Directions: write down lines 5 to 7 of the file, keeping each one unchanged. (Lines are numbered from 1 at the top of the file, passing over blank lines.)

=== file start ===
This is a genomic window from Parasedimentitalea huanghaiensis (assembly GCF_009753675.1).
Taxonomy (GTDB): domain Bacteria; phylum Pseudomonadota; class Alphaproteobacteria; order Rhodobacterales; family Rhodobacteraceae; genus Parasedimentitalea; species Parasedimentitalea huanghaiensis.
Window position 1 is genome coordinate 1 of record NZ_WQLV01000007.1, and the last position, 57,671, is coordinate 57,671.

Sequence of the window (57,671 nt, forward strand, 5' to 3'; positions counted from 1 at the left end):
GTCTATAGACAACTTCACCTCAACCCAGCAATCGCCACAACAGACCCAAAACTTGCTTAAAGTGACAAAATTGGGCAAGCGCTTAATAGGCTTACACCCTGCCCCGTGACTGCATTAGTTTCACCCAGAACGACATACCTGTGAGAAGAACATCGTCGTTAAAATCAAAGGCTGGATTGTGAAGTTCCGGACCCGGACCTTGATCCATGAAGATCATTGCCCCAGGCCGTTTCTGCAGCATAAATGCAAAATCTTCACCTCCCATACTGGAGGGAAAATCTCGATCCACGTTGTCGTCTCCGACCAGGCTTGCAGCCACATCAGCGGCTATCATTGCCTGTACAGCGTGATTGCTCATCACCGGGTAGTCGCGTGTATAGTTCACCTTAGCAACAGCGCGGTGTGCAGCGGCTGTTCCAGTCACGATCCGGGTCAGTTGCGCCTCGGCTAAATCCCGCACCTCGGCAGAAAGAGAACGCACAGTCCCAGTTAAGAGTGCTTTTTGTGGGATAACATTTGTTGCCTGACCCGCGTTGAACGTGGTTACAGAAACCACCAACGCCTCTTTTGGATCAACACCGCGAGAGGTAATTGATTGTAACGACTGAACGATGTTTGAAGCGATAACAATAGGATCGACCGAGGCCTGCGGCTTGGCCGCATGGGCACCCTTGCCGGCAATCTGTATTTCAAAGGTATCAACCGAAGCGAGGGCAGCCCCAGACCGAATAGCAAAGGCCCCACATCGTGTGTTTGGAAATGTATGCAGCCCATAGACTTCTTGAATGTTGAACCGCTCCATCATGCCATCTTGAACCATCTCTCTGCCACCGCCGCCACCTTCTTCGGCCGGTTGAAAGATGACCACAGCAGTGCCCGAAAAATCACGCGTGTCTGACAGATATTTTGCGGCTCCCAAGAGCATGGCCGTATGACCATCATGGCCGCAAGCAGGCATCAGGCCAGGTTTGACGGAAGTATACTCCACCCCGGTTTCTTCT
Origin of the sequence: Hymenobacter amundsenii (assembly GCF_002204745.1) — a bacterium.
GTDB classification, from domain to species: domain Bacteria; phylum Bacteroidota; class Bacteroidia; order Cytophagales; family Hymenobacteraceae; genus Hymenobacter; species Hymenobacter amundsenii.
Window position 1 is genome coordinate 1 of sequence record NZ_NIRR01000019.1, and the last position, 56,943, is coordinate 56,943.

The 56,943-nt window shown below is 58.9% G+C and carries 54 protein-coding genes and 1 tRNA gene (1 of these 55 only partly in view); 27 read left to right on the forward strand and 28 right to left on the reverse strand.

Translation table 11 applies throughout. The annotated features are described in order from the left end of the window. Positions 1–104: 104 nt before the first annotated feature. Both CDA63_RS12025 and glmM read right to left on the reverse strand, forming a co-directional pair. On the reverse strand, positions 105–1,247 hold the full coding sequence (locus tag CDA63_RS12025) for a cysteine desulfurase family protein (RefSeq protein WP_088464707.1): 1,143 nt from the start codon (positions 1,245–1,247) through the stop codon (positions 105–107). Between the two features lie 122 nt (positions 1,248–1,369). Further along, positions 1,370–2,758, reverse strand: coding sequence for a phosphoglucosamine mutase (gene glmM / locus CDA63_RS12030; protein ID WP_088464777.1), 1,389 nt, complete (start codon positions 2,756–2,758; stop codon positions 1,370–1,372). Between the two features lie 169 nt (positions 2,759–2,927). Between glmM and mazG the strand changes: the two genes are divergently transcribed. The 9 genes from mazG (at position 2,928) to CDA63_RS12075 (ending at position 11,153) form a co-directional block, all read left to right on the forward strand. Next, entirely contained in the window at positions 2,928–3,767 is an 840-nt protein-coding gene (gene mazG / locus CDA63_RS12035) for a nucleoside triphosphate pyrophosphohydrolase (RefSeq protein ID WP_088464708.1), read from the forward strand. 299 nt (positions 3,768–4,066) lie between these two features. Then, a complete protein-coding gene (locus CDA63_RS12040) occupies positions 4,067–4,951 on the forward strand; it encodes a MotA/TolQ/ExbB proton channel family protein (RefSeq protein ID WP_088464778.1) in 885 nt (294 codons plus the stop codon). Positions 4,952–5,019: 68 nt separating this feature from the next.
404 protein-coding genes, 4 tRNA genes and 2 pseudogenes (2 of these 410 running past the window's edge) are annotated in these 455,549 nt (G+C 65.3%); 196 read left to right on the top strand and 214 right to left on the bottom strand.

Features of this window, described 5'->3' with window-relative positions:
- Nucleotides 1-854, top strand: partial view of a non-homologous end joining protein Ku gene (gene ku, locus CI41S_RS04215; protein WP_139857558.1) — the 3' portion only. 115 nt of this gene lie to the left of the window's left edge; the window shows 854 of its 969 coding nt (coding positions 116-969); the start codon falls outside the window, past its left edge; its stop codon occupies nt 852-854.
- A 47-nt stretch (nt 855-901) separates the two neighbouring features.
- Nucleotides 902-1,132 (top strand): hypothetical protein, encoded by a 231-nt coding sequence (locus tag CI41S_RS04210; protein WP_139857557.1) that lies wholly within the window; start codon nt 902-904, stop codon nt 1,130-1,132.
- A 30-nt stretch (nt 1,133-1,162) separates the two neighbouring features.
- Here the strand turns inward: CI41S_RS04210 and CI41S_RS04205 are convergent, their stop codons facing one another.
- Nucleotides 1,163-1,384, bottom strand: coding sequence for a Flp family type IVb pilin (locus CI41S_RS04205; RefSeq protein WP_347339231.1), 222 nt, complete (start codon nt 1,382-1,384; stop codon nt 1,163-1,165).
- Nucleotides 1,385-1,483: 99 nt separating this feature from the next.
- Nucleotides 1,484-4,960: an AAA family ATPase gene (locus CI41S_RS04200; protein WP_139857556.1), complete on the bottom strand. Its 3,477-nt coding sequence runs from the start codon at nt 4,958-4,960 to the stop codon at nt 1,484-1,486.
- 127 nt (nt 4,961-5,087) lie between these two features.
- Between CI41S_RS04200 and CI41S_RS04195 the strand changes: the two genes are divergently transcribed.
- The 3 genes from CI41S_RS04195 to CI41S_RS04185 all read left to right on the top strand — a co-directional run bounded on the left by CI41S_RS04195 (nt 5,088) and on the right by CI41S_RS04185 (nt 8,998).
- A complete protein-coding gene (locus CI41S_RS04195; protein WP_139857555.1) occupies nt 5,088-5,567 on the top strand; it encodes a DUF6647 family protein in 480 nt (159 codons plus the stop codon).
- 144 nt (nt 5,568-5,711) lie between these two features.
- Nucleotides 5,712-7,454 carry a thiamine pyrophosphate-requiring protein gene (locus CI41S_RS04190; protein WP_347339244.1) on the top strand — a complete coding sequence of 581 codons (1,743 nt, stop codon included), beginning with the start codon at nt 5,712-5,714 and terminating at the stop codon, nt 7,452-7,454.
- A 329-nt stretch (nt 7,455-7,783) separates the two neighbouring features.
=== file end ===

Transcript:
GTCTATAGACAACTTCACCTCAACCCAGCAATCGCCACAACAGACCCAAAACTTGCTTAAAGTGACAAAATTGGGCAAGCGCTTAATAGGCTTACACCCTGCCCCGTGACTGCATTAGTTTCACCCAGAACGACATACCTGTGAGAAGAACATCGTCGTTAAAATCAAAGGCTGGATTGTGAAGTTCCGGACCCGGACCTTGATCCATGAAGATCATTGCCCCAGGCCGTTTCTGCAGCATAAATGCAAAATCTTCACCTCCCATACTGGAGGGAAAATCTCGATCCACGTTGTCGTCTCCGACCAGGCTTGCAGCCACATCAGCGGCTATCATTGCCTGTACAGCGTGATTGCTCATCACCGGGTAGTCGCGTGTATAGTTCACCTTAGCAACAGCGCGGTGTGCAGCGGCTGTTCCAGTCACGATCCGGGTCAGTTGCGCCTCGGCTAAATCCCGCACCTCGGCAGAAAGAGAACGCACAGTCCCAGTTAAGAGTGCTTTTTGTGGGATAACATTTGTTGCCTGACCCGCGTTGAACGTGGTTACAGAAACCACCAACGCCTCTTTTGGATCAACACCGCGAGAGGTAATTGATTGTAACGACTGAACGATGTTTGAAGCGATAACAATAGGATCGACCGAGGCCTGCGGCTTGGCCGCATGGGCACCCTTGCCGGCAATCTGTATTTCAAAGGTATCAACCGAAGCGAGGGCAGCCCCAGACCGAATAGCAAAGGCCCCACATCGTGTGTTTGGAAATGTATGCAGCCCATAGACTTCTTGAATGTTGAACCGCTCCATCATGCCATCTTGAACCATCTCTCTGCCACCGCCGCCACCTTCTTCGGCCGGTTGAAAGATGACCACAGCAGTGCCCGAAAAATCACGCGTGTCTGACAGATATTTTGCGGCTCCCAAGAGCATGGCCGTATGACCATCATGGCCGCAAGCAGGCATCAGGCCAGGTTTGACGGAAGTATACTCCACCCCGGTTTCTTCT
Origin of the sequence: Hymenobacter amundsenii (assembly GCF_002204745.1) — a bacterium.
GTDB classification, from domain to species: domain Bacteria; phylum Bacteroidota; class Bacteroidia; order Cytophagales; family Hymenobacteraceae; genus Hymenobacter; species Hymenobacter amundsenii.